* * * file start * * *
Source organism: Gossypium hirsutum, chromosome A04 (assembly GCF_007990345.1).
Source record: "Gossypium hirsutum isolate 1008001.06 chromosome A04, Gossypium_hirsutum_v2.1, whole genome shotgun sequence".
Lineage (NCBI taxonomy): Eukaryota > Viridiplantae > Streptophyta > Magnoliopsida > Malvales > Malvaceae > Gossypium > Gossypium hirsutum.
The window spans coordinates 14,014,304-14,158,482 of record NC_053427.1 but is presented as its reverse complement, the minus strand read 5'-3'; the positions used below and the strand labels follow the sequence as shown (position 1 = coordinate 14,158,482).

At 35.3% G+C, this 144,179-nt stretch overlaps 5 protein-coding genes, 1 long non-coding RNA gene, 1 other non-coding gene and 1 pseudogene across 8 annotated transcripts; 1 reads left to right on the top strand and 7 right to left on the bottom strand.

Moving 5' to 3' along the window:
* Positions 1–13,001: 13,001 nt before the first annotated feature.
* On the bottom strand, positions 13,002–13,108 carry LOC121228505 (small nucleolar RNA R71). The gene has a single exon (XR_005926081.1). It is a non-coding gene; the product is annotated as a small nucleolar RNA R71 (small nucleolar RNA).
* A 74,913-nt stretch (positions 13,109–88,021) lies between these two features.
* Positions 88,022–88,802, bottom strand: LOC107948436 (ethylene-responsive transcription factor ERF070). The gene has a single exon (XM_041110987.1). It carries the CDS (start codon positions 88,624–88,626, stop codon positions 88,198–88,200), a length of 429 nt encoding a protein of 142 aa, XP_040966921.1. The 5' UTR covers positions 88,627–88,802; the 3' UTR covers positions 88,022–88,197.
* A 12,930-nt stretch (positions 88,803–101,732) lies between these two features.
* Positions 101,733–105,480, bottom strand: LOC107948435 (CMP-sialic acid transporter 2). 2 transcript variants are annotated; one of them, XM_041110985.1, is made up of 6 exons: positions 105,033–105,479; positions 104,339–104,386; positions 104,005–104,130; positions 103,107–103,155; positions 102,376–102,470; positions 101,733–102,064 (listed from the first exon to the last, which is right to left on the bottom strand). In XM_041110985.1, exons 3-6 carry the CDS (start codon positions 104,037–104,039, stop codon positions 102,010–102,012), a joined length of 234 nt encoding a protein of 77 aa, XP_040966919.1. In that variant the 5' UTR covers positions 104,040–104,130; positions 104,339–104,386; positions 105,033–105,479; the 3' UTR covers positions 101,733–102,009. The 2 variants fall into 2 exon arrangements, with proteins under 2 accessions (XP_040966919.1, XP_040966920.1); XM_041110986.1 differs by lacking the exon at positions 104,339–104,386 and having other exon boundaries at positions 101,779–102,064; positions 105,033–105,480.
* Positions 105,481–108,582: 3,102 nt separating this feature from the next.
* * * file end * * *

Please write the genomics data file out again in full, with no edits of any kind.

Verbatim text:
Source organism: Gossypium hirsutum, chromosome A04 (assembly GCF_007990345.1).
Source record: "Gossypium hirsutum isolate 1008001.06 chromosome A04, Gossypium_hirsutum_v2.1, whole genome shotgun sequence".
Lineage (NCBI taxonomy): Eukaryota > Viridiplantae > Streptophyta > Magnoliopsida > Malvales > Malvaceae > Gossypium > Gossypium hirsutum.
The window spans coordinates 14,014,304-14,158,482 of record NC_053427.1 but is presented as its reverse complement, the minus strand read 5'-3'; the positions used below and the strand labels follow the sequence as shown (position 1 = coordinate 14,158,482).

At 35.3% G+C, this 144,179-nt stretch overlaps 5 protein-coding genes, 1 long non-coding RNA gene, 1 other non-coding gene and 1 pseudogene across 8 annotated transcripts; 1 reads left to right on the top strand and 7 right to left on the bottom strand.

Moving 5' to 3' along the window:
* Positions 1–13,001: 13,001 nt before the first annotated feature.
* On the bottom strand, positions 13,002–13,108 carry LOC121228505 (small nucleolar RNA R71). The gene has a single exon (XR_005926081.1). It is a non-coding gene; the product is annotated as a small nucleolar RNA R71 (small nucleolar RNA).
* A 74,913-nt stretch (positions 13,109–88,021) lies between these two features.
* Positions 88,022–88,802, bottom strand: LOC107948436 (ethylene-responsive transcription factor ERF070). The gene has a single exon (XM_041110987.1). It carries the CDS (start codon positions 88,624–88,626, stop codon positions 88,198–88,200), a length of 429 nt encoding a protein of 142 aa, XP_040966921.1. The 5' UTR covers positions 88,627–88,802; the 3' UTR covers positions 88,022–88,197.
* A 12,930-nt stretch (positions 88,803–101,732) lies between these two features.
* Positions 101,733–105,480, bottom strand: LOC107948435 (CMP-sialic acid transporter 2). 2 transcript variants are annotated; one of them, XM_041110985.1, is made up of 6 exons: positions 105,033–105,479; positions 104,339–104,386; positions 104,005–104,130; positions 103,107–103,155; positions 102,376–102,470; positions 101,733–102,064 (listed from the first exon to the last, which is right to left on the bottom strand). In XM_041110985.1, exons 3-6 carry the CDS (start codon positions 104,037–104,039, stop codon positions 102,010–102,012), a joined length of 234 nt encoding a protein of 77 aa, XP_040966919.1. In that variant the 5' UTR covers positions 104,040–104,130; positions 104,339–104,386; positions 105,033–105,479; the 3' UTR covers positions 101,733–102,009. The 2 variants fall into 2 exon arrangements, with proteins under 2 accessions (XP_040966919.1, XP_040966920.1); XM_041110986.1 differs by lacking the exon at positions 104,339–104,386 and having other exon boundaries at positions 101,779–102,064; positions 105,033–105,480.
* Positions 105,481–108,582: 3,102 nt separating this feature from the next.